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Schoonheydt R.A.,Center for Surface Chemistry and Catalysis
Chemical Society Reviews | Year: 2010

This critical review article discusses the characterization of heterogeneous catalysts by UV-VIS-NIR spectroscopy and microscopy with special emphasis on transition metal ion containing catalysts. A review is given of the transitions, that can be observed in the UV-VIS-NIR region and the peculiarities of catalytic solids that have to be taken into account. This is followed by a short discussion of the techniques that have been developed over the years: diffuse reflectance spectroscopy, UV-VIS microscopy, in situ or operando spectroscopy, the combination of UV-VIS spectroscopy with other spectroscopic techniques, with chemometrics and with quantum chemistry. In the third part of this paper four successes of UV-VIS-NIR spectroscopy and microscopy are discussed; (1) coordination of transition metal ions to surface oxygens; (2) quantitative determination of the oxidation states of transition metal ions; (3) characterization of active sites and (4) study of the distribution of transition metal ions and carbocations in catalytic bodies, particles and crystals (104 references). © 2010 The Royal Society of Chemistry. Source


Heylen S.,Center for Surface Chemistry and Catalysis | Martens J.A.,Center for Surface Chemistry and Catalysis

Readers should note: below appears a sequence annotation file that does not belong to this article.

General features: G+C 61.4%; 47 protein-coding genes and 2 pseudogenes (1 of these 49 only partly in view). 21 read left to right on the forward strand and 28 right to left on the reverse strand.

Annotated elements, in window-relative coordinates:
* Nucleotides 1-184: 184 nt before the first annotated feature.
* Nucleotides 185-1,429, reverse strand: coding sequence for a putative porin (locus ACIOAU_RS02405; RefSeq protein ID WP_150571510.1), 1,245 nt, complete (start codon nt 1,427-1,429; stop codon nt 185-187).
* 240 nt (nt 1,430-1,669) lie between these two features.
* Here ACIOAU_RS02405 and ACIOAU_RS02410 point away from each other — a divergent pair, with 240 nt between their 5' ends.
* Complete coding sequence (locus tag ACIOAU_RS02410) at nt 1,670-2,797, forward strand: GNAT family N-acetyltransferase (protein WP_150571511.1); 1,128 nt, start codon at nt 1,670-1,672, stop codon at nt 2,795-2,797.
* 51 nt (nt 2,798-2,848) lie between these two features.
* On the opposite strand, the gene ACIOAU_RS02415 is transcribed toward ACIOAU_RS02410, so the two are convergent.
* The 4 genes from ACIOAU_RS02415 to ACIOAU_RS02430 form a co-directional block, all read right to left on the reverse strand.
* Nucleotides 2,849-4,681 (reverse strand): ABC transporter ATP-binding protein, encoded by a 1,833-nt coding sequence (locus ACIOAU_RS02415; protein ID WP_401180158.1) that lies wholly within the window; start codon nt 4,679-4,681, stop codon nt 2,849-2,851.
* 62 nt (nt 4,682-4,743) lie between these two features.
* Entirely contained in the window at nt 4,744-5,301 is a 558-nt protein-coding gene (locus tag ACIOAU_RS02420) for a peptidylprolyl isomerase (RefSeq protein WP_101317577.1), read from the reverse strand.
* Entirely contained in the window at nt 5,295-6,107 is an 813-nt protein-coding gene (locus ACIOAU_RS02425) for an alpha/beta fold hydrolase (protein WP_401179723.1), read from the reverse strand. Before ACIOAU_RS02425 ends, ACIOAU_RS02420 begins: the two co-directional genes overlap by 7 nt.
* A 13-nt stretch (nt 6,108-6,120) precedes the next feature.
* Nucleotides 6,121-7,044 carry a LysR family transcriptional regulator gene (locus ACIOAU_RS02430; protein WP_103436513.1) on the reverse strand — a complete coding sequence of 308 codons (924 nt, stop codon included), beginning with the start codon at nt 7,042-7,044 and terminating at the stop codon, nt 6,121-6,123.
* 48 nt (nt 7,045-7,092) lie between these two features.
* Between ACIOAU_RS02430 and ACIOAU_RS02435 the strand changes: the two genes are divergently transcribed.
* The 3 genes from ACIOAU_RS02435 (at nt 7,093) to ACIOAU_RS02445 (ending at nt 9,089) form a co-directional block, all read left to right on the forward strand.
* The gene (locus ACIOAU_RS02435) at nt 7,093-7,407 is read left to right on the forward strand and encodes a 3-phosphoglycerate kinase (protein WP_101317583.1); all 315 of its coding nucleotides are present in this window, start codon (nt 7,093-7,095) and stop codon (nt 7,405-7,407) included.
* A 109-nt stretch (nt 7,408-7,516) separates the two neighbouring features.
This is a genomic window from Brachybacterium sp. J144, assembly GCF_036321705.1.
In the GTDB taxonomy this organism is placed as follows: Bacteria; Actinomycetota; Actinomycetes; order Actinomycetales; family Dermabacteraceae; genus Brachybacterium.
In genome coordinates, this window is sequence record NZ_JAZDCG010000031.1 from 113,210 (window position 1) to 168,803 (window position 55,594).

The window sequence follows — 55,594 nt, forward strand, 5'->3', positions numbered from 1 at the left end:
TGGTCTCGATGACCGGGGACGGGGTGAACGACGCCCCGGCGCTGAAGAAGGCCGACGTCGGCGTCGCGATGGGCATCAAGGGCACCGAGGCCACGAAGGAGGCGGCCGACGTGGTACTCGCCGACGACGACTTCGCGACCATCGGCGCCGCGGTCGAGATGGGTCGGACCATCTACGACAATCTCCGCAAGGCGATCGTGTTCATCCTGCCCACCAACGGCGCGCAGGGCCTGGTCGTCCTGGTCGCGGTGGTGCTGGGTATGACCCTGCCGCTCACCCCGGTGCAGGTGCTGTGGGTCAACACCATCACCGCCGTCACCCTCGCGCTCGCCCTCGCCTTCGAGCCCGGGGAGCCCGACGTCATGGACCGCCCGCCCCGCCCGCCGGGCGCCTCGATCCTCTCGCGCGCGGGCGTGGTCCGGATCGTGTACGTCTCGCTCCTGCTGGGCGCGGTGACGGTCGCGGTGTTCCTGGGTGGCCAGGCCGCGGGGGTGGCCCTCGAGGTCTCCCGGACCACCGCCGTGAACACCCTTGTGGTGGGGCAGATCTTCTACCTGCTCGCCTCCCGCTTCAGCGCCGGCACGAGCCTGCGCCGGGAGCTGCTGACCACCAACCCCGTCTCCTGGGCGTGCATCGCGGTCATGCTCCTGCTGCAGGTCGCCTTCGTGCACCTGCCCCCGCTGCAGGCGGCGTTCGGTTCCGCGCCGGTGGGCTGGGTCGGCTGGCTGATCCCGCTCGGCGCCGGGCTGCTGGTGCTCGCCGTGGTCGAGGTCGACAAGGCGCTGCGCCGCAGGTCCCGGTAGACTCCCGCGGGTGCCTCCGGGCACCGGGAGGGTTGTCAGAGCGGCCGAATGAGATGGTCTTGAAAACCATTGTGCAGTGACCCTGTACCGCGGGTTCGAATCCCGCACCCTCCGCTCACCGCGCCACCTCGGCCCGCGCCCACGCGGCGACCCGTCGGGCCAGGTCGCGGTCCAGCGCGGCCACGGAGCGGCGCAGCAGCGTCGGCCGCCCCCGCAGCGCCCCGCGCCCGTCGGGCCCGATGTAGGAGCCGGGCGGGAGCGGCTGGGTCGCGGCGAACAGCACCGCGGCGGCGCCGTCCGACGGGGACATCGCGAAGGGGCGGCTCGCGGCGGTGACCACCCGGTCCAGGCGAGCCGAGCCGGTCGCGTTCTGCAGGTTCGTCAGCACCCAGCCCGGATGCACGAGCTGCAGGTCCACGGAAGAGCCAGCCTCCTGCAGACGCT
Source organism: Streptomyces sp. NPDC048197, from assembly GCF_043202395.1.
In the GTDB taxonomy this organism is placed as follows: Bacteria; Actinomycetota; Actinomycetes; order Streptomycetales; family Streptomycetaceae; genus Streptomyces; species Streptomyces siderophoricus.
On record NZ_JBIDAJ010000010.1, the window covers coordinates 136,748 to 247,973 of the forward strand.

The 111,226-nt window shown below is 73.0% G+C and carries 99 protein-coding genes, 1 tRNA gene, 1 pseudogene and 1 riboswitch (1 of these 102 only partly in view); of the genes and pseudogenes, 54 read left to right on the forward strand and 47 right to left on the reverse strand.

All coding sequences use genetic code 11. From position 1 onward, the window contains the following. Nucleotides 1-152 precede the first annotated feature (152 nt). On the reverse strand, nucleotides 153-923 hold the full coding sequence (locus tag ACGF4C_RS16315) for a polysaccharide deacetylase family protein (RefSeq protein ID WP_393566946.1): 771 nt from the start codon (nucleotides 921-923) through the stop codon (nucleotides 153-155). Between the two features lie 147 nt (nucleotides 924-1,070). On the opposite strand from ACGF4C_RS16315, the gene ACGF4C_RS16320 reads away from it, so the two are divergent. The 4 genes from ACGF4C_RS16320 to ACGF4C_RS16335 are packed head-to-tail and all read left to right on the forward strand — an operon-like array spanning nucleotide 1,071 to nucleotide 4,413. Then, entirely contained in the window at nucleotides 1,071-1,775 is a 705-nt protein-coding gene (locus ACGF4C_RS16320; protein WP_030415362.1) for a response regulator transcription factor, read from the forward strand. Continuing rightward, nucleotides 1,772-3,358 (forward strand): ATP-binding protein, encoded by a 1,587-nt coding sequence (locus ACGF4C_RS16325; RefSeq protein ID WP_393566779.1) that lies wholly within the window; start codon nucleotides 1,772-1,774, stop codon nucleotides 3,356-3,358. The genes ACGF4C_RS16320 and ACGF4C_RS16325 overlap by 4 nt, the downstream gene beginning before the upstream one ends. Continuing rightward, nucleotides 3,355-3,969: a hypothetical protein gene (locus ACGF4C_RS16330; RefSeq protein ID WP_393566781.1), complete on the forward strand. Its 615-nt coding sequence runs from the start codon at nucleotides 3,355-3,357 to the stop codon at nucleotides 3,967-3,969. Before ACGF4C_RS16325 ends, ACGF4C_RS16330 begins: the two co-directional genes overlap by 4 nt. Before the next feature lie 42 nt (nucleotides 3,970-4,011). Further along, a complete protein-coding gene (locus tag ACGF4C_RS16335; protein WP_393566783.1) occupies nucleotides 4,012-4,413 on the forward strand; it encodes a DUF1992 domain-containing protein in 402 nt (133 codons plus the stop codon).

Angewandte Chemie - International Edition | Year: 2010

Toxic CO concentrations can be detected by a very clear induced color change of the dirhodium complex 1 (see scheme) upon binding of CO, as reported by Esteban et al. Other atmospheric compounds such as H2O, CO 2, O2, CH4, SO2, NOx, and volatile organic compounds do not interfere with the CO sensing. © 2010 Wiley-VCH Verlag GmbH & Co. KGaA, Weinheim. Source


Miao S.,Center for Surface Chemistry and Catalysis | Leeman H.,Center for Surface Chemistry and Catalysis | De Feyter S.,Celestijnenlaan | Schoonheydt R.A.,Center for Surface Chemistry and Catalysis
Chemistry - A European Journal | Year: 2010

The Langmuir-Blodgett (L- B) technique has been employed for the construction of hybrid films consisting of three components: surfactant, clay, and lysozyme (Lys). The surfactants are octadecylammonium chloride (ODAH) and octadecyl ester of rhodamine B (RhB18). The clays include saponite and laponite. Surface pressure versus area isotherms indicate that lysozyme is adsorbed by the surfactant- clay L-B film at the air-water interface without phase transition. The UV-visible spectra of the hybrid film ODAH- saponite-Lys show that the amount of immobilized lysozyme in the hybrid film is (1.3±0.2) ngmm-2. The average surface area (Ω) per molecule of lysozyme is approximately 18.2 nm2 in the saponite layer. For the multilayer film (ODAH-saponite-Lys)n, the average amount of lysozyme per layer is (1.0± 0.1) ngmm-2. The amount of lysozyme found in the hybrid films of ODAH-laponite- Lys is at the detection limit of about 0.4 ngmm-2. Attenuated total reflectance (ATR) FTIR spectra give evidence for clay layers, ODAH, lysozyme, and water in the hybrid film. The octadecylammonium cations are partially oxidized to the corresponding carbamate. A weak 1620 cm-1 band of lysozyme in the hybrid films is reminiscent of the presence of lysozyme aggregates. AFM reveals evidence of randomly oriented saponite layers of various sizes and shapes. Individual lysozyme molecules are not resolved, but aggregates of about 20 nm in diameter are clearly seen. Some aggregates are in contact with the clay mineral layers, others are not. These aggregates are aligned in films deposited at a surface pressure of 20 mNm-1. © 2010 Wiley-VCH Verlag GmbH&Co. KGaA, Weinheim. Source